|Criminal trials and convictions|
|Rights of the accused|
|Related areas of law|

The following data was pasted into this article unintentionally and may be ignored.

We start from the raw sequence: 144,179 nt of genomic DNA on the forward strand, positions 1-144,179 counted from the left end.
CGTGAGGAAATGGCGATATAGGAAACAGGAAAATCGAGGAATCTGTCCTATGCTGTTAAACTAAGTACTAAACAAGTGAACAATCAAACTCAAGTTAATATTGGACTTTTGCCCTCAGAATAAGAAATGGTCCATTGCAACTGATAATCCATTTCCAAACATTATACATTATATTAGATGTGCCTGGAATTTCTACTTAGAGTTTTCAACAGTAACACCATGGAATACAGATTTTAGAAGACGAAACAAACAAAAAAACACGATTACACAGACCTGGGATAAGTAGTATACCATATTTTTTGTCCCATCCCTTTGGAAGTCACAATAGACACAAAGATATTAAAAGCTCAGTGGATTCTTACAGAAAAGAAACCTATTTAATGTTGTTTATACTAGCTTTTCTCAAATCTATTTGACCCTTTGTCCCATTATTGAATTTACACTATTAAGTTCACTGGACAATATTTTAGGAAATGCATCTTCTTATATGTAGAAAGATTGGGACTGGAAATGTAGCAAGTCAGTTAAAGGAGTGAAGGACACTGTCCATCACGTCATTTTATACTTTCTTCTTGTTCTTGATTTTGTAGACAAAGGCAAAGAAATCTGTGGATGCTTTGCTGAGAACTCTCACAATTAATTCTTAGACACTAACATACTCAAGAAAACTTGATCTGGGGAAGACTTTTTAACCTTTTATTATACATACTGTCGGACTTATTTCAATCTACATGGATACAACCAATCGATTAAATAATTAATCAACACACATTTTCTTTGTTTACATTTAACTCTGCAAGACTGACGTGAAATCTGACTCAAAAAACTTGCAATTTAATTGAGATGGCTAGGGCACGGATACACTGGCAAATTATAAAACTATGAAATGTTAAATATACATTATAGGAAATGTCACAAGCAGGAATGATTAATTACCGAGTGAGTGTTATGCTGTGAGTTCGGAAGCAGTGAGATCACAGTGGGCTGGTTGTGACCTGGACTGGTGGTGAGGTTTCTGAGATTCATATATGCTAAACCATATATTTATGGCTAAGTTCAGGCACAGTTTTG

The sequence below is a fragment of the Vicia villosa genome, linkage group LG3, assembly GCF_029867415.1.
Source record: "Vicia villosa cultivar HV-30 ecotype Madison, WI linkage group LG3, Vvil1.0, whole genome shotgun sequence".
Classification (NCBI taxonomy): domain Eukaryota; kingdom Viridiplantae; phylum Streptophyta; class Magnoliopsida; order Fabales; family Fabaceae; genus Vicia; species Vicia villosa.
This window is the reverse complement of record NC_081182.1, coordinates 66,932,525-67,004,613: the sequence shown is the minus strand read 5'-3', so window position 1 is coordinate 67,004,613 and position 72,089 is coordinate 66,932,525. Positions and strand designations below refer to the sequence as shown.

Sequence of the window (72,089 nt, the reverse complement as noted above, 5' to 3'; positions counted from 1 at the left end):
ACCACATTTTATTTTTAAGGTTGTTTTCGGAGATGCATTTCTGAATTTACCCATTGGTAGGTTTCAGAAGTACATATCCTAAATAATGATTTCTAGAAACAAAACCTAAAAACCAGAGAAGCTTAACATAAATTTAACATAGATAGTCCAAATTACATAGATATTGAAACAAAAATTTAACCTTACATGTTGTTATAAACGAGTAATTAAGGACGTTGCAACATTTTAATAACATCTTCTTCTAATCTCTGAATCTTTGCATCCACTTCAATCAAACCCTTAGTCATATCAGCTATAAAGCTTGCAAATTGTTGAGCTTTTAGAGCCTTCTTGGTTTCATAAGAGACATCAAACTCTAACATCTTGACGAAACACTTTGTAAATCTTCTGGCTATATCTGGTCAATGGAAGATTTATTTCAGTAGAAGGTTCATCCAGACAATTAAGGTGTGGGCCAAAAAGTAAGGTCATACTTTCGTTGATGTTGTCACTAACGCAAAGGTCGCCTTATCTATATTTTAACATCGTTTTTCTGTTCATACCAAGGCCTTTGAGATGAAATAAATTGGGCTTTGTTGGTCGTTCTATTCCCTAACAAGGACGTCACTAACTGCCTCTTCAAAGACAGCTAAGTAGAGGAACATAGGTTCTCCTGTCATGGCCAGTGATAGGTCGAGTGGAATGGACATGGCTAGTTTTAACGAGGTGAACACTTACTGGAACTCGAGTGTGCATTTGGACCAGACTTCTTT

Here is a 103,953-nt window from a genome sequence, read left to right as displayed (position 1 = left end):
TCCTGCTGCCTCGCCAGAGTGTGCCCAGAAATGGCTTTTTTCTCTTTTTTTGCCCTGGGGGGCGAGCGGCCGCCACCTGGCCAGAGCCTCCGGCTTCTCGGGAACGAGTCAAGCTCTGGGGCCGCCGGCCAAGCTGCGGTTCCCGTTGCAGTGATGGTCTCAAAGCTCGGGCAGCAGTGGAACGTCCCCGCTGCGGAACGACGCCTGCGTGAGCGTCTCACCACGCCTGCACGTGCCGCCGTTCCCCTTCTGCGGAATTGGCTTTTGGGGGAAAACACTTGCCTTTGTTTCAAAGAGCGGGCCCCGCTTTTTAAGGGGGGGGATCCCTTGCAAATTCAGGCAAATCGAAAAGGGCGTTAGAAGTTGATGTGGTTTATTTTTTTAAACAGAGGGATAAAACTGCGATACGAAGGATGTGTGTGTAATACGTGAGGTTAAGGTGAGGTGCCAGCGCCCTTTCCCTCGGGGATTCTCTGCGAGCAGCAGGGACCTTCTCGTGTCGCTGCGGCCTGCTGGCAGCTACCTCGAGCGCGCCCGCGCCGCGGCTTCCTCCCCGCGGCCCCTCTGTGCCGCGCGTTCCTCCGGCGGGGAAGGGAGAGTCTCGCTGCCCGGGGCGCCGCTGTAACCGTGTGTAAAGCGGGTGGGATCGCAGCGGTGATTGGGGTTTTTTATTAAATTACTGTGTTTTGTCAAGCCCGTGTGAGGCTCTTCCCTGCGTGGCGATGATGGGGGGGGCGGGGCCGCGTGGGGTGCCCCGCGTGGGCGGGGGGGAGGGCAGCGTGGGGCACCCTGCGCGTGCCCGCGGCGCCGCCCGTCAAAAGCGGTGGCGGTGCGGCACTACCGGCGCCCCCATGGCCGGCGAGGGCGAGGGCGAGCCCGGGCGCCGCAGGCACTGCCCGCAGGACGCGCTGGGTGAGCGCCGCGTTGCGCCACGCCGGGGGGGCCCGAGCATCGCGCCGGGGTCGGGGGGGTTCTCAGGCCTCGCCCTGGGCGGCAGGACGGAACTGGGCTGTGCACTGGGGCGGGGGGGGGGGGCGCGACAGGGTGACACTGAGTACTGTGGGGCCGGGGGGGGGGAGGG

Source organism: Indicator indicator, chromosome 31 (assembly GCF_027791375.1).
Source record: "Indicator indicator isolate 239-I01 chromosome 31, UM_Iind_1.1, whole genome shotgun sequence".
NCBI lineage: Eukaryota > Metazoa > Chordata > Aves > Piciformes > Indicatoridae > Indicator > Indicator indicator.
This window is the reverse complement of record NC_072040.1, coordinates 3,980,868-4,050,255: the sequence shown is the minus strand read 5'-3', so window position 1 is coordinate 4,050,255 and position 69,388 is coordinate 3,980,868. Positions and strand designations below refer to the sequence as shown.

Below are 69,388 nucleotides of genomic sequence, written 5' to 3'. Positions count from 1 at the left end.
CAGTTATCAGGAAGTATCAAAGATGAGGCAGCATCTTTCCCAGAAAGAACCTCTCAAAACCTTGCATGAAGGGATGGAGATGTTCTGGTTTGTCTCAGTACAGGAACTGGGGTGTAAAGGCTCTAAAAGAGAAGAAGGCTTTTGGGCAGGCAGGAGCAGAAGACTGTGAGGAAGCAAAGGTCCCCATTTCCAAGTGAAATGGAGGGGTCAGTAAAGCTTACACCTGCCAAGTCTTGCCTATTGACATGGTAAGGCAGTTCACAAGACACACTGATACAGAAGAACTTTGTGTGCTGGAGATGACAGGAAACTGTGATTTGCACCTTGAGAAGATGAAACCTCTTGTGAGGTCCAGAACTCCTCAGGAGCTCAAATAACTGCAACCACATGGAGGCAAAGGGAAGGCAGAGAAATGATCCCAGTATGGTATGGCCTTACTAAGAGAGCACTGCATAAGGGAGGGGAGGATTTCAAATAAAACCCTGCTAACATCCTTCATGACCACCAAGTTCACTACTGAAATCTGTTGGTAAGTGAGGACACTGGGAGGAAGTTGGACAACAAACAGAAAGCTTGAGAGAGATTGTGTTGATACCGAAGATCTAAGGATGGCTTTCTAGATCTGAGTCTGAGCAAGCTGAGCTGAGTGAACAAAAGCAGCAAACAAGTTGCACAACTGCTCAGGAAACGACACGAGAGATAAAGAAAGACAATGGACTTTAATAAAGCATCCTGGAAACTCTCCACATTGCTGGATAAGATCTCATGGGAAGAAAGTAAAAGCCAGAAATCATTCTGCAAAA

In common law jurisdictions, an acquittal means that the prosecution has failed to prove that the accused is guilty beyond a reasonable doubt of the charge presented. It certifies that the accused is free from the charge of an offense, as far as criminal law is concerned. The finality of an acquittal is dependent on the jurisdiction. In some countries, such as the United States, an acquittal prohibits the retrial of the accused for the same offense, even if new evidence surfaces that further implicates the accused. The effect of an acquittal on criminal proceedings is the same whether it results from a jury verdict or results from the operation of some other rule that discharges the accused. In other countries, like Australia and the UK, the prosecuting authority may appeal an acquittal similar to how a defendant may appeal a conviction — but usually only if new and compelling evidence comes to light or the accused has interfered with or intimidated a juror or witness.